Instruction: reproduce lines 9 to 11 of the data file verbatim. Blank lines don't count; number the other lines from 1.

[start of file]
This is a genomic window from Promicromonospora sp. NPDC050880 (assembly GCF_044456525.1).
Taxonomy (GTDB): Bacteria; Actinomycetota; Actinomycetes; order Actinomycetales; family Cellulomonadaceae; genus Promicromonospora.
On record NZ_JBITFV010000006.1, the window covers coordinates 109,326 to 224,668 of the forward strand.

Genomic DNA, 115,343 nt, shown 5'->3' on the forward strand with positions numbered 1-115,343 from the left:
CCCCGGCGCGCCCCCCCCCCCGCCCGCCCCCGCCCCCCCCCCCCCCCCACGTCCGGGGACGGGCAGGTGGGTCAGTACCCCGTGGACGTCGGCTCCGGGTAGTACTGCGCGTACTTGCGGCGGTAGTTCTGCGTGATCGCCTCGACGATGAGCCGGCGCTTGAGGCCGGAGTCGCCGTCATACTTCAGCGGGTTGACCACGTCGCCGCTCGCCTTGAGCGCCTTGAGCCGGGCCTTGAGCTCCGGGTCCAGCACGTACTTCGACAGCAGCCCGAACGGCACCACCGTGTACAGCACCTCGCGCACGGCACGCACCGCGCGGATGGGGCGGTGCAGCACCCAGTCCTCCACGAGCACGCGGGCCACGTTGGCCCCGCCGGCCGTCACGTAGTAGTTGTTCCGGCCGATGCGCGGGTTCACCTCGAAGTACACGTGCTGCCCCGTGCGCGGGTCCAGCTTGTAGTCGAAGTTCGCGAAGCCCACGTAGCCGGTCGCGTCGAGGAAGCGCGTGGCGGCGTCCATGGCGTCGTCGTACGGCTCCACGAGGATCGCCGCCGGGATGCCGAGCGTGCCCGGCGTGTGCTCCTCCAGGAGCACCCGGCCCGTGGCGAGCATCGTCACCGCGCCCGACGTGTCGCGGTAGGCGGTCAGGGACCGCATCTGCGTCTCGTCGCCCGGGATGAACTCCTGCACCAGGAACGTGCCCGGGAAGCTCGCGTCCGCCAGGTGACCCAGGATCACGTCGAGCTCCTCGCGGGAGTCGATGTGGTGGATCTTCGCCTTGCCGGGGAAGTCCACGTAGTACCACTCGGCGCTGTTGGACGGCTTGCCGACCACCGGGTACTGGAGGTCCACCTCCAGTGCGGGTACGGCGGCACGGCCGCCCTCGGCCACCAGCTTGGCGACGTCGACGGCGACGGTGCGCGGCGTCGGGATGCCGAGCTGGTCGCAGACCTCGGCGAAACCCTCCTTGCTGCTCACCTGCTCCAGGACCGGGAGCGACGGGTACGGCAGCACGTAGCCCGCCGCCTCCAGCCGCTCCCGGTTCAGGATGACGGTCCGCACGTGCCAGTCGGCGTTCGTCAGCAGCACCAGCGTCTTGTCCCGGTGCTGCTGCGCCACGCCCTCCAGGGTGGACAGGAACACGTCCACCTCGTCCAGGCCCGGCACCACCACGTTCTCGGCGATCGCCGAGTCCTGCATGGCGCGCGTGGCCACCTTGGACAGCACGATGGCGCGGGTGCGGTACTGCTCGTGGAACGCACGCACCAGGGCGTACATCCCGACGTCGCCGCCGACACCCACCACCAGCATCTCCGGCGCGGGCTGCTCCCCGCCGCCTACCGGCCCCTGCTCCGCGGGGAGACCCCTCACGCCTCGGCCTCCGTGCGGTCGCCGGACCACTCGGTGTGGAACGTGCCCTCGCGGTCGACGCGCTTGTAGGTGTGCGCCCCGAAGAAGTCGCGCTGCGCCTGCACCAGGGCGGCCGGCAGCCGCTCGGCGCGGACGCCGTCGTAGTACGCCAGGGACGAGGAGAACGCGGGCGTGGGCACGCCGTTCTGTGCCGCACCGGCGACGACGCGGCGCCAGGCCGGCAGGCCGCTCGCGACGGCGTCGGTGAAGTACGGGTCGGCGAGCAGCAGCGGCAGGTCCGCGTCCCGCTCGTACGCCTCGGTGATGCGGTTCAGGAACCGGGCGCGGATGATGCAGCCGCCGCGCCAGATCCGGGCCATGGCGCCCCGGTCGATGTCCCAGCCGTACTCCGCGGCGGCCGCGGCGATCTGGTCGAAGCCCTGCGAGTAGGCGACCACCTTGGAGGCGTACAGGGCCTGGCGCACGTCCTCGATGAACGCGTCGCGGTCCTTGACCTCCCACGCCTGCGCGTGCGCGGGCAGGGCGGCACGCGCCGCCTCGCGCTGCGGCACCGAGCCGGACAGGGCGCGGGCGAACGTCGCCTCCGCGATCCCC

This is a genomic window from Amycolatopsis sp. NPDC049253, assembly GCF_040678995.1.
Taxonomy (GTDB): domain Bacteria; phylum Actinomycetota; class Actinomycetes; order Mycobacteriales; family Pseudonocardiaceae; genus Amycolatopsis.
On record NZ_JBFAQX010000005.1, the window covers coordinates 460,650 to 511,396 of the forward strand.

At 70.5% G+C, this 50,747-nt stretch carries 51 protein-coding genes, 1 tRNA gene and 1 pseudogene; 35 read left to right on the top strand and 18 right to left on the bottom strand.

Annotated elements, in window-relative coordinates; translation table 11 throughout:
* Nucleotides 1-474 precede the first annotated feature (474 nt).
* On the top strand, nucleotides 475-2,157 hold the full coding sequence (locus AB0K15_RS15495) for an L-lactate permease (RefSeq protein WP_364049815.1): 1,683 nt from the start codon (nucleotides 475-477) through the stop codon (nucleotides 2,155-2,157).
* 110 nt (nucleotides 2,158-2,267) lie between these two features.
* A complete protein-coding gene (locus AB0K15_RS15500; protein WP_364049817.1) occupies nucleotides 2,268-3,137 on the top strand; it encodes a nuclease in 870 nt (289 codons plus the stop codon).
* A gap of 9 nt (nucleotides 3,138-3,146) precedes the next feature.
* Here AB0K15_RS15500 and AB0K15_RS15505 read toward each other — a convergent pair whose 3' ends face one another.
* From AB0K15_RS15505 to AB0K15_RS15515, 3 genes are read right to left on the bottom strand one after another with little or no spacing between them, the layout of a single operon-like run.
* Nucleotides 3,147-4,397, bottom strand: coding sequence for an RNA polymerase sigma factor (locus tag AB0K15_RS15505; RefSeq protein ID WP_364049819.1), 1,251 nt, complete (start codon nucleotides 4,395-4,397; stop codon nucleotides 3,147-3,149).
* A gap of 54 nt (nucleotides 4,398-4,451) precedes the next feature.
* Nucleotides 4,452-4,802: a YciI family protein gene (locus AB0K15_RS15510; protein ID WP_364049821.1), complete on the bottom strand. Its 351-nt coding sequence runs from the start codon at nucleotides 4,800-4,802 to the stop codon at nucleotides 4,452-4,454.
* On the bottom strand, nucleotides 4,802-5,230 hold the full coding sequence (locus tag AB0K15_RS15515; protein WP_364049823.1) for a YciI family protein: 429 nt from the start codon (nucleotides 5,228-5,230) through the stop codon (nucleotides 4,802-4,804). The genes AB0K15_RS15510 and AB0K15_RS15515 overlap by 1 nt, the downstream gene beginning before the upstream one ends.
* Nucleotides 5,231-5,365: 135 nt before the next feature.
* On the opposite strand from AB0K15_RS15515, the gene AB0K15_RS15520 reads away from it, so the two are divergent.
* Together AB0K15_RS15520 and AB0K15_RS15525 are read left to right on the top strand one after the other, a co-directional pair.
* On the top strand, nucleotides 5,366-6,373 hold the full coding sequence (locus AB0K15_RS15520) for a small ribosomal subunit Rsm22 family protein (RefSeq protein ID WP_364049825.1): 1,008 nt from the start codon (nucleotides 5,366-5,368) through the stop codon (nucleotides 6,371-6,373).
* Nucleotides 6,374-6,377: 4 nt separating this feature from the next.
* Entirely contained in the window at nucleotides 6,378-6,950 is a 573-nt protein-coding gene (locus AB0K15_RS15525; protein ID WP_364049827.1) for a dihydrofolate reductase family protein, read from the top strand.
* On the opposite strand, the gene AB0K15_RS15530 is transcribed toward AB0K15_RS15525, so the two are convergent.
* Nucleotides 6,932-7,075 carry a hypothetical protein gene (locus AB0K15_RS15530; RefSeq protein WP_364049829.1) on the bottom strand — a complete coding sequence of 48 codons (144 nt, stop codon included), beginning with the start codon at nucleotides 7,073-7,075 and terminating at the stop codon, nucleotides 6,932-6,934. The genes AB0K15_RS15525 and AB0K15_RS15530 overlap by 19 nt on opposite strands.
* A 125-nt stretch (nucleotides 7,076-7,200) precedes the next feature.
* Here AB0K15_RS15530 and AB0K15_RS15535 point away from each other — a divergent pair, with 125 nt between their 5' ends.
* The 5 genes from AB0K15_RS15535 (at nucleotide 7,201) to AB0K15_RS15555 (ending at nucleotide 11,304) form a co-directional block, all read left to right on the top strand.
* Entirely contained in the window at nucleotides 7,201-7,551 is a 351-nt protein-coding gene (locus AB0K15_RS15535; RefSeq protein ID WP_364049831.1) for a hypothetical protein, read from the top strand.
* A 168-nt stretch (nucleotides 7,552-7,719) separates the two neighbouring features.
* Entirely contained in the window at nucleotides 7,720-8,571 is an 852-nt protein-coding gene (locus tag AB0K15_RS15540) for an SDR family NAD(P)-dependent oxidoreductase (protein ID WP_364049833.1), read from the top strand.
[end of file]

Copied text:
At 70.5% G+C, this 50,747-nt stretch carries 51 protein-coding genes, 1 tRNA gene and 1 pseudogene; 35 read left to right on the top strand and 18 right to left on the bottom strand.

Annotated elements, in window-relative coordinates; translation table 11 throughout:
* Nucleotides 1-474 precede the first annotated feature (474 nt).